UNESCO World Heritage Taï National Park: Zoonoses in Times of Pandemics
Through targeted information events, improved conservation measures and a new database, the local population of the Taï National Park World Heritage site was sensitised to the links between environmental degradation and human health.
The aim of #SOSAfricanHeritage is to contribute to preserving independent and sustainable organisational structures at African World Heritage sites and Biosphere Reserves with the participation of civil society as well as to secure spaces dedicated to education for global citizenship, sustainability and cultural diversity.
The Taï National Park is one of the last large remnants of the primary tropical forest in West Africa. Its rich natural flora and endangered mammal species such as the pygmy hippopotamus and 11 species of monkeys are of great scientific interest. The World Heritage site, which is also a UNESCO Biosphere Reserve, is located on the border with Liberia in the south-west of Côte d'Ivoire. The southern third is the wettest and most diverse area, especially rich in legumes.
Research carried out in the park has identified certain viruses and diseases such as tuberculosis, anthrax or streptococci in the animal populations of the site. In primates, these viruses and bacteria are a threat to animal populations and a risk factor for the development of zoonoses (infectious diseases that can be naturally transmitted between humans and other vertebrates). In addition, gold-washing, deforestation, and poaching weaken the balance maintained by the parks management.
Restrictions due to the pandemic
A diagnosis of the origin of Covid-19 suggests that it is a biodiversity crisis: An ecological balance keeps the reservoir of millions of pathogens in wild animals at bay. However, the decline in diversity in the plant and animal world has meant that 70 % of newly occurring infections are of zoonotic origin. The Taï Park is a natural barrier to this, but it is not sufficiently recognised by the local population, who continue to apply destructive practices. In addition, the current pandemic has led to a reduction in management activities in the park.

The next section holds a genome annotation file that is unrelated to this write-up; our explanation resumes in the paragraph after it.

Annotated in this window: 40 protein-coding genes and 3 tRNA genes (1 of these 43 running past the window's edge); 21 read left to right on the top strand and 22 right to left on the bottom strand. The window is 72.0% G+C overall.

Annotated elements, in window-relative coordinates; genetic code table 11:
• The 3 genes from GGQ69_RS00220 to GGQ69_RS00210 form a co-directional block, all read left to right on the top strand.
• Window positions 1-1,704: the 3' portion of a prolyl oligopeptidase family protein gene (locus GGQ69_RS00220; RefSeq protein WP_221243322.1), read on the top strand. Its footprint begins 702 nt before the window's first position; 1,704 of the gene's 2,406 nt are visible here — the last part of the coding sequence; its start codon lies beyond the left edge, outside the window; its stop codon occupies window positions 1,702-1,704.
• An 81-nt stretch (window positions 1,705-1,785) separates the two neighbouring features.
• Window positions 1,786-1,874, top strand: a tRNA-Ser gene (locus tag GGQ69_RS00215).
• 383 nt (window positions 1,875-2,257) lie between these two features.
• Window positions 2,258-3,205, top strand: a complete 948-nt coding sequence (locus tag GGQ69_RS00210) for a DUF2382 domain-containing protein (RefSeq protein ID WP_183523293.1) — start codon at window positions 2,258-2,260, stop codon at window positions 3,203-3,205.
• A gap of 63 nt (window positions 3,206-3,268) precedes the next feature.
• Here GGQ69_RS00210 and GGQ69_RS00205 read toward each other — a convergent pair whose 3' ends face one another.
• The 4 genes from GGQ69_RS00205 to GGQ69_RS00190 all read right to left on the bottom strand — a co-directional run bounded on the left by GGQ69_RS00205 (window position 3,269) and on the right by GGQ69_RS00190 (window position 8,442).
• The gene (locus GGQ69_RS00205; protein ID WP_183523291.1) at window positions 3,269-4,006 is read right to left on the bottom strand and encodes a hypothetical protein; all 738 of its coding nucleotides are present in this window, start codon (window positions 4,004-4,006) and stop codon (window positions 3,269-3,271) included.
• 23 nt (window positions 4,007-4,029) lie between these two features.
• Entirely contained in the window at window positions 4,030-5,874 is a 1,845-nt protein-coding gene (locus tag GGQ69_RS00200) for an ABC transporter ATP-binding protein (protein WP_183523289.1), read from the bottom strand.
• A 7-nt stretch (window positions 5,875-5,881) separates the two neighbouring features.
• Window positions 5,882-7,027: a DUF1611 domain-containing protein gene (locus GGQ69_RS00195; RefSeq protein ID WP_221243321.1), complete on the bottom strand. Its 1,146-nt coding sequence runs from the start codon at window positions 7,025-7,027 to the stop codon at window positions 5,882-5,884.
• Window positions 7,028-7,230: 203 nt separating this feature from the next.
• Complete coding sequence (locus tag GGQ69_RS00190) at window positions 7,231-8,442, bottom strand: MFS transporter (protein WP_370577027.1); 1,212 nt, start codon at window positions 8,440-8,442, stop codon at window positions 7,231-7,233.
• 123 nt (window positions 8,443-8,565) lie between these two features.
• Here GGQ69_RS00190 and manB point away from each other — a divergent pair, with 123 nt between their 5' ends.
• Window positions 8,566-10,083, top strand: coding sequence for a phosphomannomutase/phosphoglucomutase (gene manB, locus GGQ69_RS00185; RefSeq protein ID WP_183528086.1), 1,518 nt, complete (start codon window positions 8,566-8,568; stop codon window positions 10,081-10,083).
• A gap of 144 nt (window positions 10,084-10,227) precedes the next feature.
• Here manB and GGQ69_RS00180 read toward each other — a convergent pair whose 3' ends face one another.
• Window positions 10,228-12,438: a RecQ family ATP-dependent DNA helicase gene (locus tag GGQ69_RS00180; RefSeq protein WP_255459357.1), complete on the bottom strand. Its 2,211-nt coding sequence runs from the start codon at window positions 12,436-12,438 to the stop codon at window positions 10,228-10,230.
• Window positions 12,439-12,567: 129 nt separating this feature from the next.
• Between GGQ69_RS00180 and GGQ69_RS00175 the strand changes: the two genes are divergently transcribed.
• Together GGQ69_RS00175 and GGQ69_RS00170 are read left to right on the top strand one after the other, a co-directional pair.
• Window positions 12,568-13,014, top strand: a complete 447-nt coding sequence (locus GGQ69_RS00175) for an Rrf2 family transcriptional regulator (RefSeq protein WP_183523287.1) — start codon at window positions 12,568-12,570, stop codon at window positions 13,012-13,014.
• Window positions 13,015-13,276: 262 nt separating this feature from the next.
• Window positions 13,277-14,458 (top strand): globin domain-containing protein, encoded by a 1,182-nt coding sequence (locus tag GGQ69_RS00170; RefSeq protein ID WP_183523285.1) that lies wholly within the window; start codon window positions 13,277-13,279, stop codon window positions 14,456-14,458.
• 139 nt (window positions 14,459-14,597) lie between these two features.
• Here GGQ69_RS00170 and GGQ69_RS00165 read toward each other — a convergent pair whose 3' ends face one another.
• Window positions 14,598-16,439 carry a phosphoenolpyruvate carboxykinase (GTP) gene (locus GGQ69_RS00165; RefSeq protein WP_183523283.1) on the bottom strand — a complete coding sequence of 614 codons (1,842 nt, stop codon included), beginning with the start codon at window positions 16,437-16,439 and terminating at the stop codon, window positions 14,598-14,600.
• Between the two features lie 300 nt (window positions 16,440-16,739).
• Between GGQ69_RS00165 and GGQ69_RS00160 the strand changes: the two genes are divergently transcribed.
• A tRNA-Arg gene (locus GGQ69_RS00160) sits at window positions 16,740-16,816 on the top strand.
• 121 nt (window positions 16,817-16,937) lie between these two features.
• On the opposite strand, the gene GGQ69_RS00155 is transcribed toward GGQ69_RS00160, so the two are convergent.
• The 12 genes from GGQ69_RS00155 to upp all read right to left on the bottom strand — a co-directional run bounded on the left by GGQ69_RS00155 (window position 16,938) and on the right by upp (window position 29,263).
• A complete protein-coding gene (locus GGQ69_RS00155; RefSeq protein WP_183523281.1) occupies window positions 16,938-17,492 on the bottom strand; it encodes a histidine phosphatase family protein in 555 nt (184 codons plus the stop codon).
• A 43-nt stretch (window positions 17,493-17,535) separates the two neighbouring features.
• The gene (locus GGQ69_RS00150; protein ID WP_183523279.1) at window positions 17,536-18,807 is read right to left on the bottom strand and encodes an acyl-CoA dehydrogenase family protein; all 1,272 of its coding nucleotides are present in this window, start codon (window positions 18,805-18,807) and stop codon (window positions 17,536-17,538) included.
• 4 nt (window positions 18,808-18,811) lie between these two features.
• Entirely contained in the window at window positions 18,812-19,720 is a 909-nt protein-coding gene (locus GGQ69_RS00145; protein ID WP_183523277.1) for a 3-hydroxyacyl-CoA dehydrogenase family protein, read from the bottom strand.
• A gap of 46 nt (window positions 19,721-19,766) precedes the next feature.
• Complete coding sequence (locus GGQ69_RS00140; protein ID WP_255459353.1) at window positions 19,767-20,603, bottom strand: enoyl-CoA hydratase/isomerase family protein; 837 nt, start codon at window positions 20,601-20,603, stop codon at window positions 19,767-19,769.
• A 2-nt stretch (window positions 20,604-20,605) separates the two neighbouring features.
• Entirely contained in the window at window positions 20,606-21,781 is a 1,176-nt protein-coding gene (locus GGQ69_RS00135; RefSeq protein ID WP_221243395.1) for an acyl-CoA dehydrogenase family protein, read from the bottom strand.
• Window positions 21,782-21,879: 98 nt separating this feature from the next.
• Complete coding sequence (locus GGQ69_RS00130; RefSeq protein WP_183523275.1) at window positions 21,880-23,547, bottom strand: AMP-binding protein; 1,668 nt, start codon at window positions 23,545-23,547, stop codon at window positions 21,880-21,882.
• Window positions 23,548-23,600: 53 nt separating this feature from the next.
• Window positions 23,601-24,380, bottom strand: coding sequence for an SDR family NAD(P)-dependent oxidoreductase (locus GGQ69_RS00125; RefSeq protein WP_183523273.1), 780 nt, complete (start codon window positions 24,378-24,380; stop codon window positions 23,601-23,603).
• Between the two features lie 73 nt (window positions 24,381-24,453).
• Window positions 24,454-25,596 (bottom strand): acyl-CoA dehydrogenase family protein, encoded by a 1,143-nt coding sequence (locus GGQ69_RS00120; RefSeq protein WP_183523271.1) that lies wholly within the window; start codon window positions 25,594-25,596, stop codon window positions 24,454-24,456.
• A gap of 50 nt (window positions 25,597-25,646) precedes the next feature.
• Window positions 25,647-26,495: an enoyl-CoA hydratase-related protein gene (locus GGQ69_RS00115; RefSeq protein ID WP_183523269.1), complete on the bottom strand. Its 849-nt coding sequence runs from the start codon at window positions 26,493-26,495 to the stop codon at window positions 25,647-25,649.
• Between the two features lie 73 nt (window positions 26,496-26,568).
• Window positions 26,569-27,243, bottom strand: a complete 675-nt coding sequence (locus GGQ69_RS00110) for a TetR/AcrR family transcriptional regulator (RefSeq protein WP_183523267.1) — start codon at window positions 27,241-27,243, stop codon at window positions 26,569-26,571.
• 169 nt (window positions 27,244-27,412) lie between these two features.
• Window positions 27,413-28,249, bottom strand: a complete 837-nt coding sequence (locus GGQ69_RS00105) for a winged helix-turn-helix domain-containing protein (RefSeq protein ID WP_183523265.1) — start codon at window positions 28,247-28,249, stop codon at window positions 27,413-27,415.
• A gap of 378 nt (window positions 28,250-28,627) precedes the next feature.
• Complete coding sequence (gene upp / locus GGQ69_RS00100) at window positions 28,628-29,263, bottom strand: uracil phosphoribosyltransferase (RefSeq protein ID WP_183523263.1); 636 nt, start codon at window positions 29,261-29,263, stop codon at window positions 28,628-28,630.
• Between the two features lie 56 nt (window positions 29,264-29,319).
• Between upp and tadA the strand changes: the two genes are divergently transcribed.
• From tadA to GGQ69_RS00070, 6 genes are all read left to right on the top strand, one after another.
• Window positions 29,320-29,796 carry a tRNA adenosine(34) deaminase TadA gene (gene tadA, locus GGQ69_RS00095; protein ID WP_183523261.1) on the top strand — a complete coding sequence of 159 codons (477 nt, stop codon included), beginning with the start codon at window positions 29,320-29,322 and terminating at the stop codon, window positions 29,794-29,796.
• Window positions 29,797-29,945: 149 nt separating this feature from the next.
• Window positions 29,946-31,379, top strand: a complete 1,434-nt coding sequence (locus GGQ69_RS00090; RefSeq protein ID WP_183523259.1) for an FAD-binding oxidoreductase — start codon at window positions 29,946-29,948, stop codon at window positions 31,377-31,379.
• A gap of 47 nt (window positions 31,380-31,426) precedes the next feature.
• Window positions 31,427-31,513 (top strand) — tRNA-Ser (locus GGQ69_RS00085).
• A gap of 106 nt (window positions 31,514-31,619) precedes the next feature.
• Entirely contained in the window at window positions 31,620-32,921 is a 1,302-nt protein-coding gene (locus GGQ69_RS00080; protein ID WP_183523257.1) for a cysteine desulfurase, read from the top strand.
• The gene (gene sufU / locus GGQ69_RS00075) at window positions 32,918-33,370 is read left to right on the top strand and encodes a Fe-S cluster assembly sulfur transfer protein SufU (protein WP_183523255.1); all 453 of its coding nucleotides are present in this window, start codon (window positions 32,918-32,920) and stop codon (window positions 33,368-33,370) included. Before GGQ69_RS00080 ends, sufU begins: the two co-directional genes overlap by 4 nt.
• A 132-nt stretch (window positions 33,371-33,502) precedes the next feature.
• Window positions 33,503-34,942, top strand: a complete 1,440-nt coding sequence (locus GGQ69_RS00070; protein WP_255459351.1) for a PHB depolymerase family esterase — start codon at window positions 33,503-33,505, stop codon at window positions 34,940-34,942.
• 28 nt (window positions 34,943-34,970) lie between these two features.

Remedy through knowledge transfer
The aim of the project funded under #SOSAfricanHeritage was to address the risks associated with the decline in biodiversity and to raise awareness among the local population about the danger of zoonoses. To this end, the site management compiled existing research evidence on zoonoses in Taï National Park, and entered it into a database as a first step. Based on the scientific findings, local experts trained 67 monitoring guards, ecological assistants and tourist guides.
In addition, the population was made aware of the possible consequences of critical practices such as poaching, deforestation, the contact with animal cadavers or animal excreta through target group-oriented information materials and events. Pupils were introduced to the topic in a playful way through songs, poems or theatre plays. For example, primary school children enacted a theatre play about a poacher in the Taï forest who supplied the village restaurant owner with bushmeat, thereby infecting an entire family, then a village, a town and even an entire country. The local and national press has reported on the project several times.
On the initiative of the Federal Foreign Office and the Goethe-Institut, an International Relief Fund was set up in summer 2020 to provide rapid support to cultural and educational organisations abroad during the Covid-19 pandemic. With its special support programme #SOSAfricanHeritage, the German Commission for UNESCO is part of the Relief Fund consortium.
- Site: Taï National Park
- Country: Côte d'Ivoire
- Type of Site: UNESCO Biosphere Reserve and UNESCO World Heritage (natural heritage)
- Year of inscription Biosphere Reserve: 1977
- Year of inscription World Heritage: 1982